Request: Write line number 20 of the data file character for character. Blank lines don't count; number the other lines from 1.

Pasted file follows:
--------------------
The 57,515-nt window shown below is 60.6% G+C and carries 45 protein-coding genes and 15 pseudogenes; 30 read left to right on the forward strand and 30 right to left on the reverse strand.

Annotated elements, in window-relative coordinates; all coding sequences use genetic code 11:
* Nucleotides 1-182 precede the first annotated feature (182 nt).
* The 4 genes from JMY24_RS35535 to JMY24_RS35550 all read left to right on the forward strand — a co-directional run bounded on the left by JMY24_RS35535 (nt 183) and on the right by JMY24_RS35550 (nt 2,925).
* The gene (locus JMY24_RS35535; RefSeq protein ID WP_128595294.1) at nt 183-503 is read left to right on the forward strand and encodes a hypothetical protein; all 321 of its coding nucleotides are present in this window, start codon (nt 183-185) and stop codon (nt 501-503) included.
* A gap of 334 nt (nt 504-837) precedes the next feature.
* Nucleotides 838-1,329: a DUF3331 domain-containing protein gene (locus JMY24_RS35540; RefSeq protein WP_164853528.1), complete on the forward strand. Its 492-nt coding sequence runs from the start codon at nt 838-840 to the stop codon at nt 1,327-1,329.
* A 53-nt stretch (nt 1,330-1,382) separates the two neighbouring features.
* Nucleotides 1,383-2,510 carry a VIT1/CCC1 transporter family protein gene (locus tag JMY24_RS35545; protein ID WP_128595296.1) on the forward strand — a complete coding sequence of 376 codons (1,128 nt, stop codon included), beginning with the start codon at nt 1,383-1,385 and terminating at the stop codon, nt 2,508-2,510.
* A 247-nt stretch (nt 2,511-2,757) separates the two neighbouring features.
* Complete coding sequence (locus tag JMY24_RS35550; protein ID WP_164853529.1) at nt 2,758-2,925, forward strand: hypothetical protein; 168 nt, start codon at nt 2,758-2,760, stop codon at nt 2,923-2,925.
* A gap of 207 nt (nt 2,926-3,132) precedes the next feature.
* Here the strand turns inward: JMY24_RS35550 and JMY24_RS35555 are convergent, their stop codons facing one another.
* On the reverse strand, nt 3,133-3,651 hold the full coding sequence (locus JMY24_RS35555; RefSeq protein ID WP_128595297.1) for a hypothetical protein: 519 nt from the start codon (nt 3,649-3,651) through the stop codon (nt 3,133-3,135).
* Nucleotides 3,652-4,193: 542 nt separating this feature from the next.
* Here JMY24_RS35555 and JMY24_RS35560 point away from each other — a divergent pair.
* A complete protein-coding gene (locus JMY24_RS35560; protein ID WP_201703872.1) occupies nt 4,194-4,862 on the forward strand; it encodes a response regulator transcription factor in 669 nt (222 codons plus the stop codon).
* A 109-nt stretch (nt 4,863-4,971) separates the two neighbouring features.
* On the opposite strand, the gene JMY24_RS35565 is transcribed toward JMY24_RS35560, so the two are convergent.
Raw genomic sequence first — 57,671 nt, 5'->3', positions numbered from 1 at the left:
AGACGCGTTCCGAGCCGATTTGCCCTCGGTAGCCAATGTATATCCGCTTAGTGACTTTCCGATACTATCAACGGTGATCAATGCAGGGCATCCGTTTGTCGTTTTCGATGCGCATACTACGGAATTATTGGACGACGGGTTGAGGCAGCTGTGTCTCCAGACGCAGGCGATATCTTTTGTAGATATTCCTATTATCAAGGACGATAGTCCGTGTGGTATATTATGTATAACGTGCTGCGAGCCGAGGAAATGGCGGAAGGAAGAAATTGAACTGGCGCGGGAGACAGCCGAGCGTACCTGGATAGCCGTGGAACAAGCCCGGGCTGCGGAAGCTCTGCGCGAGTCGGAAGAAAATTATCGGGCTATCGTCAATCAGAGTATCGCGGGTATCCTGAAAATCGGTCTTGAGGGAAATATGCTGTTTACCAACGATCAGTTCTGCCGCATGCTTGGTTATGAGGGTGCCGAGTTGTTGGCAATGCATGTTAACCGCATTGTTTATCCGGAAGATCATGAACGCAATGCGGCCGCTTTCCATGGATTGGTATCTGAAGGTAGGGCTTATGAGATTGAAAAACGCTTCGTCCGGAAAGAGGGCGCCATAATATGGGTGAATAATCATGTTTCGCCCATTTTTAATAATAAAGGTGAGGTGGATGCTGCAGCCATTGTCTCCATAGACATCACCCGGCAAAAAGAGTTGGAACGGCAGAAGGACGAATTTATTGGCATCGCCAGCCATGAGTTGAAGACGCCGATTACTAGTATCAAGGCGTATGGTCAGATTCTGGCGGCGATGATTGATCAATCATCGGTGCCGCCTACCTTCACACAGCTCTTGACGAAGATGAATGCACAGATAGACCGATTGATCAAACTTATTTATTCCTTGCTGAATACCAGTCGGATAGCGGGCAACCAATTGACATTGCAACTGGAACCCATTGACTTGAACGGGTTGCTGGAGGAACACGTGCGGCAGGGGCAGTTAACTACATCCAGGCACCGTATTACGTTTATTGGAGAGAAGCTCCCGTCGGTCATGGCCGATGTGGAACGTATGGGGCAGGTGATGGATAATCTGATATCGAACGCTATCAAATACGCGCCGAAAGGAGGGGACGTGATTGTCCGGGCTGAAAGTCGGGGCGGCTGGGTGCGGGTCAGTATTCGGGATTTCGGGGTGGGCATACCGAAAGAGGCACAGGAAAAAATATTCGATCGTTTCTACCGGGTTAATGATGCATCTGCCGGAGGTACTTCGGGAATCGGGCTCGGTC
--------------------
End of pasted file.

Raw genomic sequence first — 57,671 nt, 5'->3', positions numbered from 1 at the left: